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Am Fam Physician. 2003;68(6):1175-1176

Study Question: Is magnetic resonance angiography (MRA) better than duplex ultrasonography in detecting significant carotid stenosis?

Setting: Various (meta-analysis)

Study Design: Meta-analysis (other)

Synopsis: This group reviewed more than 900 papers from PubMed (supplemented by searches of bibliographies to find an additional 62 studies) that compared the diagnostic performance of duplex ultrasonography and MRA with digital subtraction angiography (DSA). The authors state that they excluded studies published before 1994 because the technology has evolved considerably since that time, making comparison between new and old studies less meaningful. They limited their search to English-language literature and do not report searching for unpublished data, so important data may be missing. They also excluded studies with fewer than 15 patients and contacted the authors to clarify data and to assist in situations in which studies may have included the same or overlapping subjects.

Two authors independently extracted the data and resolved discrepancies by consensus. They did not report how many patients were included in the studies or the prevalence of the various degrees of stenosis. The investigators made two comparisons: patients with severe stenosis (70 to 99 percent) versus those with less than 70 percent stenosis, and patients with total occlusion (i.e., 100 percent) versus those with less than 100 percent occlusion.

For severe stenosis, MRA was 95 percent sensitive and 90 percent specific (positive likelihood ratio [LR+] = 9.5; negative likelihood ratio [LR−] = 0.06) compared with duplex ultrasonography, which was 86 percent sensitive and 87 percent specific (LR+ = 6.6; LR− = 0.2). For total occlusion, both tests were nearly perfect. MRA was 98 percent sensitive and 100 percent specific (LR+ at infinity; LR− = 0.02) and duplex ultrasonography was 96 percent sensitive and 100 percent specific (LR+ at infinity; LR− = 0.04). The confidence intervals on all values were narrow.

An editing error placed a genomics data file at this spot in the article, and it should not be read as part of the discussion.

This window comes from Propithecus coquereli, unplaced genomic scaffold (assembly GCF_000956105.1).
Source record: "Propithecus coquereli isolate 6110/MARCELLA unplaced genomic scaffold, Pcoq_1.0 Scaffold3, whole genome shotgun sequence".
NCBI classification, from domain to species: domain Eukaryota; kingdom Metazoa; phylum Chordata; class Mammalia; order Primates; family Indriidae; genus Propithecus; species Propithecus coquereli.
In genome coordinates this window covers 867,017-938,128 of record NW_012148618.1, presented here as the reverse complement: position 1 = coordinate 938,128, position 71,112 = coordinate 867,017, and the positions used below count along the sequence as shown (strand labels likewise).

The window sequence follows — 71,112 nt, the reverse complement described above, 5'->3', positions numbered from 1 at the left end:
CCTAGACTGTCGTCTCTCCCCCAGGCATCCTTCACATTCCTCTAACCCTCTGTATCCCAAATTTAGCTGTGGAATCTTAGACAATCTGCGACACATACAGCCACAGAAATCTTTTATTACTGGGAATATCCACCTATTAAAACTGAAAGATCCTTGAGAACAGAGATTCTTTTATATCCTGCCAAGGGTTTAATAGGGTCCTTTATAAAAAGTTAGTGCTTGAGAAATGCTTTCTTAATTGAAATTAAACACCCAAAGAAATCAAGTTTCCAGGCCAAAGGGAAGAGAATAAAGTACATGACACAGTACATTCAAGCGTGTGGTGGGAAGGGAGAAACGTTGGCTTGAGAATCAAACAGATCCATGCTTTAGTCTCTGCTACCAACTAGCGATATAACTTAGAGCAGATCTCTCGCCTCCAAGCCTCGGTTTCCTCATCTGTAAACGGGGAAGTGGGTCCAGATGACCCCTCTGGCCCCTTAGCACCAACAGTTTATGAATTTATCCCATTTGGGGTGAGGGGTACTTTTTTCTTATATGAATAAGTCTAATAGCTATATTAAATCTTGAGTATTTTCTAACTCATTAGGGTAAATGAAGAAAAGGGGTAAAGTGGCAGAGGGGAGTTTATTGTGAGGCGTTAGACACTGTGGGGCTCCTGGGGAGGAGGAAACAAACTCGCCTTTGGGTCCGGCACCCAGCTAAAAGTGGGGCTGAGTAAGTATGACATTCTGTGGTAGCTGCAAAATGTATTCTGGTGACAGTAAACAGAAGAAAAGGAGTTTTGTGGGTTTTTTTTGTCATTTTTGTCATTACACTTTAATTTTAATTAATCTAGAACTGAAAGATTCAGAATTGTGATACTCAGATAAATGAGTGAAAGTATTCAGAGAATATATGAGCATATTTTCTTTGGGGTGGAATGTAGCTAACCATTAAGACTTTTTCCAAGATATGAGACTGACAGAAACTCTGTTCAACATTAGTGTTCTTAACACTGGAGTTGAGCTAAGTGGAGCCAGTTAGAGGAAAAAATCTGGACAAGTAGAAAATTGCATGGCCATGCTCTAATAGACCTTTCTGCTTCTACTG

Heterogeneity is the degree of variability between studies; if there is too much, it is inappropriate to combine results across studies. Verification bias occurs when the results of the diagnostic test (such as duplex ultra-sonography) influence the likelihood that the reference standard test is performed and tends to inflate sensitivity and reduce specificity. For the outcome of total occlusion, the authors found no heterogeneity among the MRA studies; the duplex ultrasonography studies had some heterogeneity attributed to verification bias and type of equipment. For severe (70 to 99 percent) versus nonsevere (less than 70 percent) stenosis, the duplex ultrasonography studies had heterogeneity because of verification bias and cutoff for severe stenosis of 70 percent; the MRA studies demonstrated heterogeneity because of equipment.

Bottom Line: MRA, although more costly, is more effective than duplex ultrasonography in ruling in and ruling out severe or total carotid stenosis. Duplex ultrasonography is not a bad second choice, however, if you do not have access to MRA. Although not addressed in this paper, some researchers have argued that MRA should replace DSA as the gold standard. (Level of Evidence: 1a–)

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